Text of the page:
4. There is a pathway to the termination of suffering known as the "eightfold path." This path is composed of right way of living, right mindfulness, right awareness, right analysis, right decisions, right communication, right deeds and right endeavors. In Buddhism, reality is not described in terms of being or material but in terms of progression and relation ("Buddhism").

Buddhism commands its followers to abstain from killing, stealing, avoid immoral deeds, speaking wrongly, and consuming intoxicants ("Buddhism").

King Asoka and Buddhism

King Asoka was the 3rd emperor of the Mauryan dynasty in the third century B.C. He was also the 1st monarch of a united India and is also regarded as one of the greatest unparalleled politicians. He altered his polity from one of armed invasions to Dharmavijaya (victory by uprightness and legitimacy) after holding on to the teachings of Buddha. Later he was successful in achieving the most difficult milestone of all -- the conquest of himself. This he achieved through the awareness of human anguish and self-conviction (Seneviratna).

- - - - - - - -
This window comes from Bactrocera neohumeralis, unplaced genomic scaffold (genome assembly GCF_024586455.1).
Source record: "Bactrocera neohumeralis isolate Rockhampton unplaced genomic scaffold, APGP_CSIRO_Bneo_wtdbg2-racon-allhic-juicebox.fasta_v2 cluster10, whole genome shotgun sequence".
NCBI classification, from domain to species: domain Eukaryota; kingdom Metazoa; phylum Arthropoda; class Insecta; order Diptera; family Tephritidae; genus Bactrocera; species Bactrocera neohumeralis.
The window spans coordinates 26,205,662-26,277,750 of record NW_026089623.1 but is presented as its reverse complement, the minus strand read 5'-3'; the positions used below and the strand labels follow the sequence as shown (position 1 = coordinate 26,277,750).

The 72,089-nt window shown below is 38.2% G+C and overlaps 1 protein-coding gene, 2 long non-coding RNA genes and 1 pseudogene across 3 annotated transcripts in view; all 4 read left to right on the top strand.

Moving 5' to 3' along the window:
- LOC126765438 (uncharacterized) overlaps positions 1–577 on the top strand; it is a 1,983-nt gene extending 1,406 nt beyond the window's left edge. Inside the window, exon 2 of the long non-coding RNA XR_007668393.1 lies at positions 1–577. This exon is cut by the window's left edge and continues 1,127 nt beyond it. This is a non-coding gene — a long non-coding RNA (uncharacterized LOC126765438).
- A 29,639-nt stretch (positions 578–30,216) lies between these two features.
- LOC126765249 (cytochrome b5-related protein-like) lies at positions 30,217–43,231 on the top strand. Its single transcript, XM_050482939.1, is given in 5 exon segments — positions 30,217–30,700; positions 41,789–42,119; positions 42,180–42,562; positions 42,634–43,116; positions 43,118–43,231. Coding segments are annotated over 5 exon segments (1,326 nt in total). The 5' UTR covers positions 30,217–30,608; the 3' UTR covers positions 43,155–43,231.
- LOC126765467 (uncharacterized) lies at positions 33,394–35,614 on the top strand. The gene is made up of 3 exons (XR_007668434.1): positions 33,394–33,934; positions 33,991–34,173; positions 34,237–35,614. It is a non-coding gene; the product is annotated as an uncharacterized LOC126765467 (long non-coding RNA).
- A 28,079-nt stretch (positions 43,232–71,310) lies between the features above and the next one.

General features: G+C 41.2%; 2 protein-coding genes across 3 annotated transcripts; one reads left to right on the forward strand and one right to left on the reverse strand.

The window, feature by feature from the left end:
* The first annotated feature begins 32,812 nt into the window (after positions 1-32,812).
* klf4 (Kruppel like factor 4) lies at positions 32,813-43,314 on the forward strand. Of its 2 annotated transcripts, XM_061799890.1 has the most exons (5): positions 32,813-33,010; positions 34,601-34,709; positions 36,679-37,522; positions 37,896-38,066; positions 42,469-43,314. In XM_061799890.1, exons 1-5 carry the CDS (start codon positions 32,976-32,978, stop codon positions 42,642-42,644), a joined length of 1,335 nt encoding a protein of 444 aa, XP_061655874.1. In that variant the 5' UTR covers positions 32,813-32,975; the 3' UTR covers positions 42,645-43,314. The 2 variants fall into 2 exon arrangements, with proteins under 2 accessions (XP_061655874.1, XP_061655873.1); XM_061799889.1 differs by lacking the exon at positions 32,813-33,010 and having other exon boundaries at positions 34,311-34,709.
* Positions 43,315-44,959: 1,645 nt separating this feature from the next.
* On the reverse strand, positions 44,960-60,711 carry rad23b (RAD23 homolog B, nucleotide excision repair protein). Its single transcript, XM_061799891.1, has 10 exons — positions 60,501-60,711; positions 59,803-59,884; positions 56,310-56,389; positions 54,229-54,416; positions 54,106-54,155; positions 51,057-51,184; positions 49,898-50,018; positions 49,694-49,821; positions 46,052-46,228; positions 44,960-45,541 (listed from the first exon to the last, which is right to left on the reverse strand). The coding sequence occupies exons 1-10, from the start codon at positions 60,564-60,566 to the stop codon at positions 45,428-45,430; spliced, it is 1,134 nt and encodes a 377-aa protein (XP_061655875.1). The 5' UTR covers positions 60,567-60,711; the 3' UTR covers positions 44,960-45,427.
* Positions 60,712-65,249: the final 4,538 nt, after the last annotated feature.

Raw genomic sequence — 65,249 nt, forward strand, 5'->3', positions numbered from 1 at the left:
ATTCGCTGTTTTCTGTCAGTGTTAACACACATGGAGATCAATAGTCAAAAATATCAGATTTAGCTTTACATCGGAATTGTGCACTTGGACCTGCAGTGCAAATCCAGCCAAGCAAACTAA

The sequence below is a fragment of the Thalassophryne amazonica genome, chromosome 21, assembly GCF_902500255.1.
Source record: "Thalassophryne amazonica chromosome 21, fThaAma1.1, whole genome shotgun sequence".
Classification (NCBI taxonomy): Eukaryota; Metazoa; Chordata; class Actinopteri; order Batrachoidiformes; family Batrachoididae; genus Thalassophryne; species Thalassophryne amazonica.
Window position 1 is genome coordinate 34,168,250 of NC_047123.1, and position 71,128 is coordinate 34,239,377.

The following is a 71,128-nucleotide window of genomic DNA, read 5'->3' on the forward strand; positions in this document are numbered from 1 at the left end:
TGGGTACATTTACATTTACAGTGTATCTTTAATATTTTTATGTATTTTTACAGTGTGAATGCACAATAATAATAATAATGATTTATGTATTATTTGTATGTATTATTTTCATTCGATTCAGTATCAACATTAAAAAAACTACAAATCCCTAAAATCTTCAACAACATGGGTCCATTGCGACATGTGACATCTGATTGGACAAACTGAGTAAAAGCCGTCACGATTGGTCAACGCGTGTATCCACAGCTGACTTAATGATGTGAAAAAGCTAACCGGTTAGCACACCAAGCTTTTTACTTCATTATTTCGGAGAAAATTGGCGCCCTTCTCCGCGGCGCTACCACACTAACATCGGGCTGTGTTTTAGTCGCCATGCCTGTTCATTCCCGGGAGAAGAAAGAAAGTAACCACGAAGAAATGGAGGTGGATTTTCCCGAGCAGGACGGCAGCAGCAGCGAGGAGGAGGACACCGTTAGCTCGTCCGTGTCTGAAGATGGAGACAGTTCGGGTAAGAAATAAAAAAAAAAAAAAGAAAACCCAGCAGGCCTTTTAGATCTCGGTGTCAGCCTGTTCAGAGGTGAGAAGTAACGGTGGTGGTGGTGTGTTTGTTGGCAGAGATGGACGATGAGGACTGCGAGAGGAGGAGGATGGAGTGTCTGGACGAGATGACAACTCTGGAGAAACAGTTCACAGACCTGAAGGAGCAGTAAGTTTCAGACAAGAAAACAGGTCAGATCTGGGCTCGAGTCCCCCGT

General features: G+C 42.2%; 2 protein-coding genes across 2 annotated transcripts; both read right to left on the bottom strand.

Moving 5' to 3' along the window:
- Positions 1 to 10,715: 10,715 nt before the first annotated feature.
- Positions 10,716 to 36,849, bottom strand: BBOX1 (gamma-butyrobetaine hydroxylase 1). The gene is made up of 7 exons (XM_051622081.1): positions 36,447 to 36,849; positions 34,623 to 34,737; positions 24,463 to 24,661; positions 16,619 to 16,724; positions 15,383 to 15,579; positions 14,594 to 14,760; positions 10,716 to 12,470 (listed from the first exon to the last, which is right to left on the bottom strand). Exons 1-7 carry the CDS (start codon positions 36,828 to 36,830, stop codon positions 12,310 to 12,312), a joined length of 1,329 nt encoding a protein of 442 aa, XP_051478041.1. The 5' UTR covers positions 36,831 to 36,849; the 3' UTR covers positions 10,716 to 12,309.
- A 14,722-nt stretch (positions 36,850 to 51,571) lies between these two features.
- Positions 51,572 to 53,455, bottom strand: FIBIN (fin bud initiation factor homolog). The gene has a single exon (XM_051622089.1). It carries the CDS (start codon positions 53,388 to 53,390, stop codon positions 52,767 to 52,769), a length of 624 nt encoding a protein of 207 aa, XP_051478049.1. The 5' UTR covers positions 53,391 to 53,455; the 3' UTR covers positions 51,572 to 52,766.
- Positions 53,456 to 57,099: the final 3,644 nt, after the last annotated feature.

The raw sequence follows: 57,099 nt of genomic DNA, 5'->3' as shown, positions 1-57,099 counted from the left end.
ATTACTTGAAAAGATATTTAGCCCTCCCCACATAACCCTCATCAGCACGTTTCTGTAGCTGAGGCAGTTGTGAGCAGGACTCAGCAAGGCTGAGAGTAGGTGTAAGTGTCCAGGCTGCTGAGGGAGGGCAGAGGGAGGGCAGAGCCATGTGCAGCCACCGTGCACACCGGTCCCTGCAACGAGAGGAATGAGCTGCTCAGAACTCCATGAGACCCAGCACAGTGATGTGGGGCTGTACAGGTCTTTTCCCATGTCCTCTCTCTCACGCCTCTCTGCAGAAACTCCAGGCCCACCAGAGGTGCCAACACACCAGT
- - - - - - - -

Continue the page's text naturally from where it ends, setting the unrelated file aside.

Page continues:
It all started in about 264 B.C.E. when the state of Kalinga, the most dominant realm in India, was conquered by Asoka. However, this conquest changed Asoka's life completely. He became so disgusted by the terror his forces had inflicted on the Kalingans. Consequently, he found spiritual satisfaction by embracing Buddhism and its teachings of nonviolence and compassion (Swearer).

Asoka described the impact of Kalinga War on himself as, "Now that the country of the Kalingans has been conquered, the Beloved of the Gods is devoted to an intense practice of the duties relating to the Dharma, [or, according to other versions of the Edict, zealous discussion of Dharma], to a longing for Dharma and to the inculcation of Dharma among the people. This is due to the repentance of the Beloved of the Gods on having conquered the country of the Kalingas" (as qtd. In Seneviratna, 53).

Thus, after realizing his inflicted atrocities on Kalingans, Asoka was certain that the only true conquest can be achieved by the force of the teachings of religion and not by armed conquests. He instructed his heirs to "take pleasure in patience and gentleness, and regard as (the only true) conquest the conquest won by piety" (as qtd. In Swearer). He declared openly that no one should be destroyed...